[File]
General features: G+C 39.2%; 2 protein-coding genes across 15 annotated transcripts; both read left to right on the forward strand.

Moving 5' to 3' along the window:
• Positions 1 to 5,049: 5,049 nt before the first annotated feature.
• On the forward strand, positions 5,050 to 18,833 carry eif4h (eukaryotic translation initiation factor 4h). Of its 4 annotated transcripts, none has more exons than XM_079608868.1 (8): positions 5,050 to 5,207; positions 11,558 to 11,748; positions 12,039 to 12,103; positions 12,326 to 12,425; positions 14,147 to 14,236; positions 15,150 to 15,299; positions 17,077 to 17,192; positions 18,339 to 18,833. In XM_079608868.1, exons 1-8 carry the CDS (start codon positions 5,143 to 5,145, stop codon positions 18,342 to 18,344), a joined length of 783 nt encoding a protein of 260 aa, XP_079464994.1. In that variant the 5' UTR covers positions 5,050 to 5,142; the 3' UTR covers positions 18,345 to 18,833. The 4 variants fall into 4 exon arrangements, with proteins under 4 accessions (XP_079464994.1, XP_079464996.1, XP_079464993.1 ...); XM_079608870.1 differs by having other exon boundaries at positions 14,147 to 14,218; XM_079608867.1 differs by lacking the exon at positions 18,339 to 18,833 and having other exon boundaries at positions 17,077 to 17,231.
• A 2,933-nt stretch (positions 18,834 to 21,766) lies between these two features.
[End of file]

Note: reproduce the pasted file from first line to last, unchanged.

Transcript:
General features: G+C 39.2%; 2 protein-coding genes across 15 annotated transcripts; both read left to right on the forward strand.

Moving 5' to 3' along the window:
• Positions 1 to 5,049: 5,049 nt before the first annotated feature.
• On the forward strand, positions 5,050 to 18,833 carry eif4h (eukaryotic translation initiation factor 4h). Of its 4 annotated transcripts, none has more exons than XM_079608868.1 (8): positions 5,050 to 5,207; positions 11,558 to 11,748; positions 12,039 to 12,103; positions 12,326 to 12,425; positions 14,147 to 14,236; positions 15,150 to 15,299; positions 17,077 to 17,192; positions 18,339 to 18,833. In XM_079608868.1, exons 1-8 carry the CDS (start codon positions 5,143 to 5,145, stop codon positions 18,342 to 18,344), a joined length of 783 nt encoding a protein of 260 aa, XP_079464994.1. In that variant the 5' UTR covers positions 5,050 to 5,142; the 3' UTR covers positions 18,345 to 18,833. The 4 variants fall into 4 exon arrangements, with proteins under 4 accessions (XP_079464994.1, XP_079464996.1, XP_079464993.1 ...); XM_079608870.1 differs by having other exon boundaries at positions 14,147 to 14,218; XM_079608867.1 differs by lacking the exon at positions 18,339 to 18,833 and having other exon boundaries at positions 17,077 to 17,231.
• A 2,933-nt stretch (positions 18,834 to 21,766) lies between these two features.